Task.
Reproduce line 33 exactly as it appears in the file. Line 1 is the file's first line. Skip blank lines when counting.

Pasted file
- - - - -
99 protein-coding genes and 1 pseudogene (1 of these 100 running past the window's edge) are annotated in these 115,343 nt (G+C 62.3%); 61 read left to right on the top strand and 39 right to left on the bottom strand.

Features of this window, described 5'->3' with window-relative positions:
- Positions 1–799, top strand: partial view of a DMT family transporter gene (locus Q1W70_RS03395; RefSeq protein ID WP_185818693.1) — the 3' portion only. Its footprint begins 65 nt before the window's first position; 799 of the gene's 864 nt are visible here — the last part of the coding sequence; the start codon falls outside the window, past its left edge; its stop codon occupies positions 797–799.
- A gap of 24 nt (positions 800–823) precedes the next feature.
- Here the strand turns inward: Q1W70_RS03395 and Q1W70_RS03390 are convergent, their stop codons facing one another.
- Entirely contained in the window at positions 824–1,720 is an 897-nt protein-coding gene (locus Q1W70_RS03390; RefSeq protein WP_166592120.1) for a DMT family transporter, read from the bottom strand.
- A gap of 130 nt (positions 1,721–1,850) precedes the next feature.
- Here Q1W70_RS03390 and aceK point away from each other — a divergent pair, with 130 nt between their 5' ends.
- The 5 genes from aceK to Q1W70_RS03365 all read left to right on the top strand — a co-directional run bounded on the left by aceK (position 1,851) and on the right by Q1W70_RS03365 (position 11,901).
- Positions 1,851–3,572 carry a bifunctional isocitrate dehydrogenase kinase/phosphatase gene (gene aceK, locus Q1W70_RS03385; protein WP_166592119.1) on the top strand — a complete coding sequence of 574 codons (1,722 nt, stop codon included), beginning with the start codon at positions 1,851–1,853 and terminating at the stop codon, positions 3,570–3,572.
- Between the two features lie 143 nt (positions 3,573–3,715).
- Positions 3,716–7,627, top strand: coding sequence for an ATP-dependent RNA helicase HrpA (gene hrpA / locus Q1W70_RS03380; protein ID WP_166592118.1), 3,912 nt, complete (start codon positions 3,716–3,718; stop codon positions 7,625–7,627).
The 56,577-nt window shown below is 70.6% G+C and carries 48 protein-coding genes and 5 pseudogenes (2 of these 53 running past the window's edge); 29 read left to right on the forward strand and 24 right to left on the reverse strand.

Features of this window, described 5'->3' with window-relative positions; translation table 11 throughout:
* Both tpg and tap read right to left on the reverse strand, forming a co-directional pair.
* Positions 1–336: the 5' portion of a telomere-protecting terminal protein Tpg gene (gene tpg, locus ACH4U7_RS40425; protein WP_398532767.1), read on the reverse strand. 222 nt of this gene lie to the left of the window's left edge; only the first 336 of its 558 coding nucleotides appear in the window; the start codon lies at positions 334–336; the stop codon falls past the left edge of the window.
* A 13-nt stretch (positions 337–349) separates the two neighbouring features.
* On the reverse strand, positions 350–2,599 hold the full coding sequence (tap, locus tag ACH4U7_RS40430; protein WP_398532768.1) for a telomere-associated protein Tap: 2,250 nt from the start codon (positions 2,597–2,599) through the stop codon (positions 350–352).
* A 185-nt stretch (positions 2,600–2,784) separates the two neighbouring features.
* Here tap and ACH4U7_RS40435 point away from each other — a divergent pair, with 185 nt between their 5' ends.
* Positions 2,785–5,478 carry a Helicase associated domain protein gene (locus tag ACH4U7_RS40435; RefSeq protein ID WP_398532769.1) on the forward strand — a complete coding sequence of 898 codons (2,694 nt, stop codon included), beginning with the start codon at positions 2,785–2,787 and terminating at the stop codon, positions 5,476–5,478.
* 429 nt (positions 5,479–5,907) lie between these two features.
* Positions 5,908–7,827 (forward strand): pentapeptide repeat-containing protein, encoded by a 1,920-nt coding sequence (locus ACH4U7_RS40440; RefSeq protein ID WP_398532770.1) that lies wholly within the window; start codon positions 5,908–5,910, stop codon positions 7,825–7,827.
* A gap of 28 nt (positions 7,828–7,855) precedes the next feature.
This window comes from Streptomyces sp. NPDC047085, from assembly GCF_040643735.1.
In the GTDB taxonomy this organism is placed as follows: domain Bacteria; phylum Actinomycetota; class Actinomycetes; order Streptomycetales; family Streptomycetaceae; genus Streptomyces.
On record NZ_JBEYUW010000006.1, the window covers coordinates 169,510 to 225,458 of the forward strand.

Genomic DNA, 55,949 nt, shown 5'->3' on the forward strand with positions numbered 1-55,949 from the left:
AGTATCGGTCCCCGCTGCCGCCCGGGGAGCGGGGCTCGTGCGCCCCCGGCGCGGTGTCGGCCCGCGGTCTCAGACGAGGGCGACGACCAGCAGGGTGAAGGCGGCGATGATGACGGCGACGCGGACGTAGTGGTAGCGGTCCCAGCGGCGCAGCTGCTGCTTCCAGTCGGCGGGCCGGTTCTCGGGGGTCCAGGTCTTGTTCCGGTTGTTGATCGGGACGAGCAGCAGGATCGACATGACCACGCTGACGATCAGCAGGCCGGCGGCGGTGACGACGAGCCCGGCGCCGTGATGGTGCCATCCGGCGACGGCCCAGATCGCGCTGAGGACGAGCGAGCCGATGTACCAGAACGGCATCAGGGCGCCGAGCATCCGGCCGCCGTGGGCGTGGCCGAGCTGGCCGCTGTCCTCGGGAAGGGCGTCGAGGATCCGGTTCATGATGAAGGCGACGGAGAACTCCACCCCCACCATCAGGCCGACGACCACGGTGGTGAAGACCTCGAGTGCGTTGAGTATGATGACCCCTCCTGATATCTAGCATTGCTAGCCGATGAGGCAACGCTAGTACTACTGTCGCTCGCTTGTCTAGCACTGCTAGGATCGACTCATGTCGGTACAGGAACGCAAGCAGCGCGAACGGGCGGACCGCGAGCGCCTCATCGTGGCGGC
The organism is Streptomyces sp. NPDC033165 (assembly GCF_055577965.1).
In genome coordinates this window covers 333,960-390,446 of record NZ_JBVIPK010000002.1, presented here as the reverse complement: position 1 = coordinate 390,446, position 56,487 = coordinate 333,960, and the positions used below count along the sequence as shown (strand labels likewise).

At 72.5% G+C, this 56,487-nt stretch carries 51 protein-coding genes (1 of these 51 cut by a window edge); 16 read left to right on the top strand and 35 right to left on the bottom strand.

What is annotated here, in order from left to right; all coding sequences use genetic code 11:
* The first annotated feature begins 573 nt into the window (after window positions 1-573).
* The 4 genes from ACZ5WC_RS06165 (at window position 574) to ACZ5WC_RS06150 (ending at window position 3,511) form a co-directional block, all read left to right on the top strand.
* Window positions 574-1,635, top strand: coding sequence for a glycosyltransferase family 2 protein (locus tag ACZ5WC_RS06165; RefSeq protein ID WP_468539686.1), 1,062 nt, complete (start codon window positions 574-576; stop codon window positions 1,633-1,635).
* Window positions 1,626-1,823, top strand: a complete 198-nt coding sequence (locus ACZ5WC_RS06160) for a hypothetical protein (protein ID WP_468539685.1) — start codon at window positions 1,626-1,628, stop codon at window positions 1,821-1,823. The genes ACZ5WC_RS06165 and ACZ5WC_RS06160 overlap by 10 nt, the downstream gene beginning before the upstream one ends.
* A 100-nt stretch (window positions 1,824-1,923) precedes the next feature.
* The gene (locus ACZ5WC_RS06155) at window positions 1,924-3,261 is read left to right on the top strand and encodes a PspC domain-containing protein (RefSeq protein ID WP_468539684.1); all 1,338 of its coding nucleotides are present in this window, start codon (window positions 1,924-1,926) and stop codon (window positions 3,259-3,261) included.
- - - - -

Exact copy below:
What is annotated here, in order from left to right; all coding sequences use genetic code 11: